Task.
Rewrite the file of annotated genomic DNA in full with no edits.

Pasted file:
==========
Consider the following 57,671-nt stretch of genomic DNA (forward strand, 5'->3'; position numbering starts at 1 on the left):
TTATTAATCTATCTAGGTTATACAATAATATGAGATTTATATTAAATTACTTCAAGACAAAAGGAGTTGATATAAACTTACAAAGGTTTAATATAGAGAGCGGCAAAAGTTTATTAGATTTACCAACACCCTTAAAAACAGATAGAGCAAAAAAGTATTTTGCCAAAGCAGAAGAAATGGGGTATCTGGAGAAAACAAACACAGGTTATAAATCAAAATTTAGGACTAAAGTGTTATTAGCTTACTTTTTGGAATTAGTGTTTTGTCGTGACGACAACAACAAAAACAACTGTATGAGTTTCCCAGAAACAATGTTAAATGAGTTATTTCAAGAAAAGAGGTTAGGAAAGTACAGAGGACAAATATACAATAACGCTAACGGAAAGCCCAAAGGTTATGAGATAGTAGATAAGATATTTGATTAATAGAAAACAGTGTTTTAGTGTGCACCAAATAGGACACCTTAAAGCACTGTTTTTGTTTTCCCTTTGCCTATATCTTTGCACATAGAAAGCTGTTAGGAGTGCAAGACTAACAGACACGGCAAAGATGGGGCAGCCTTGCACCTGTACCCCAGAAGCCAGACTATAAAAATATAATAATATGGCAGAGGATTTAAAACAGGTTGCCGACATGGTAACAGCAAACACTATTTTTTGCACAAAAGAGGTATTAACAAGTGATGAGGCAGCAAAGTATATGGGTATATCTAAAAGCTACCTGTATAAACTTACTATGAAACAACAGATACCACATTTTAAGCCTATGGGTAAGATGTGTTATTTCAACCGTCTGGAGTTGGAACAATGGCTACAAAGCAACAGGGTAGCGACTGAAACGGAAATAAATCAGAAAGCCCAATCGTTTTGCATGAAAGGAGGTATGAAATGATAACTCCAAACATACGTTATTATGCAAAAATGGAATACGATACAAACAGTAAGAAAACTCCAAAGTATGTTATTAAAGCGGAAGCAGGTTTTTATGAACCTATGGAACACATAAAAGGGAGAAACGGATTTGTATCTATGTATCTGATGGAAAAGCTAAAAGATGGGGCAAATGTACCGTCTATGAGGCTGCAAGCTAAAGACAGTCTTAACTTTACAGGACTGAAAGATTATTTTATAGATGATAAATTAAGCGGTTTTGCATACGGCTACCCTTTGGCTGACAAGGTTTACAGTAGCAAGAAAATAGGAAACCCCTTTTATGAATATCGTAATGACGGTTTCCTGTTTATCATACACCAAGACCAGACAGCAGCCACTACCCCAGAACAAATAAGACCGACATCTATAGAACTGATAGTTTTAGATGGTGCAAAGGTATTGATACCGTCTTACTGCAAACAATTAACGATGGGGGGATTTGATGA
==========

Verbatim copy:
Consider the following 57,671-nt stretch of genomic DNA (forward strand, 5'->3'; position numbering starts at 1 on the left):
TTATTAATCTATCTAGGTTATACAATAATATGAGATTTATATTAAATTACTTCAAGACAAAAGGAGTTGATATAAACTTACAAAGGTTTAATATAGAGAGCGGCAAAAGTTTATTAGATTTACCAACACCCTTAAAAACAGATAGAGCAAAAAAGTATTTTGCCAAAGCAGAAGAAATGGGGTATCTGGAGAAAACAAACACAGGTTATAAATCAAAATTTAGGACTAAAGTGTTATTAGCTTACTTTTTGGAATTAGTGTTTTGTCGTGACGACAACAACAAAAACAACTGTATGAGTTTCCCAGAAACAATGTTAAATGAGTTATTTCAAGAAAAGAGGTTAGGAAAGTACAGAGGACAAATATACAATAACGCTAACGGAAAGCCCAAAGGTTATGAGATAGTAGATAAGATATTTGATTAATAGAAAACAGTGTTTTAGTGTGCACCAAATAGGACACCTTAAAGCACTGTTTTTGTTTTCCCTTTGCCTATATCTTTGCACATAGAAAGCTGTTAGGAGTGCAAGACTAACAGACACGGCAAAGATGGGGCAGCCTTGCACCTGTACCCCAGAAGCCAGACTATAAAAATATAATAATATGGCAGAGGATTTAAAACAGGTTGCCGACATGGTAACAGCAAACACTATTTTTTGCACAAAAGAGGTATTAACAAGTGATGAGGCAGCAAAGTATATGGGTATATCTAAAAGCTACCTGTATAAACTTACTATGAAACAACAGATACCACATTTTAAGCCTATGGGTAAGATGTGTTATTTCAACCGTCTGGAGTTGGAACAATGGCTACAAAGCAACAGGGTAGCGACTGAAACGGAAATAAATCAGAAAGCCCAATCGTTTTGCATGAAAGGAGGTATGAAATGATAACTCCAAACATACGTTATTATGCAAAAATGGAATACGATACAAACAGTAAGAAAACTCCAAAGTATGTTATTAAAGCGGAAGCAGGTTTTTATGAACCTATGGAACACATAAAAGGGAGAAACGGATTTGTATCTATGTATCTGATGGAAAAGCTAAAAGATGGGGCAAATGTACCGTCTATGAGGCTGCAAGCTAAAGACAGTCTTAACTTTACAGGACTGAAAGATTATTTTATAGATGATAAATTAAGCGGTTTTGCATACGGCTACCCTTTGGCTGACAAGGTTTACAGTAGCAAGAAAATAGGAAACCCCTTTTATGAATATCGTAATGACGGTTTCCTGTTTATCATACACCAAGACCAGACAGCAGCCACTACCCCAGAACAAATAAGACCGACATCTATAGAACTGATAGTTTTAGATGGTGCAAAGGTATTGATACCGTCTTACTGCAAACAATTAACGATGGGGGGATTTGATGA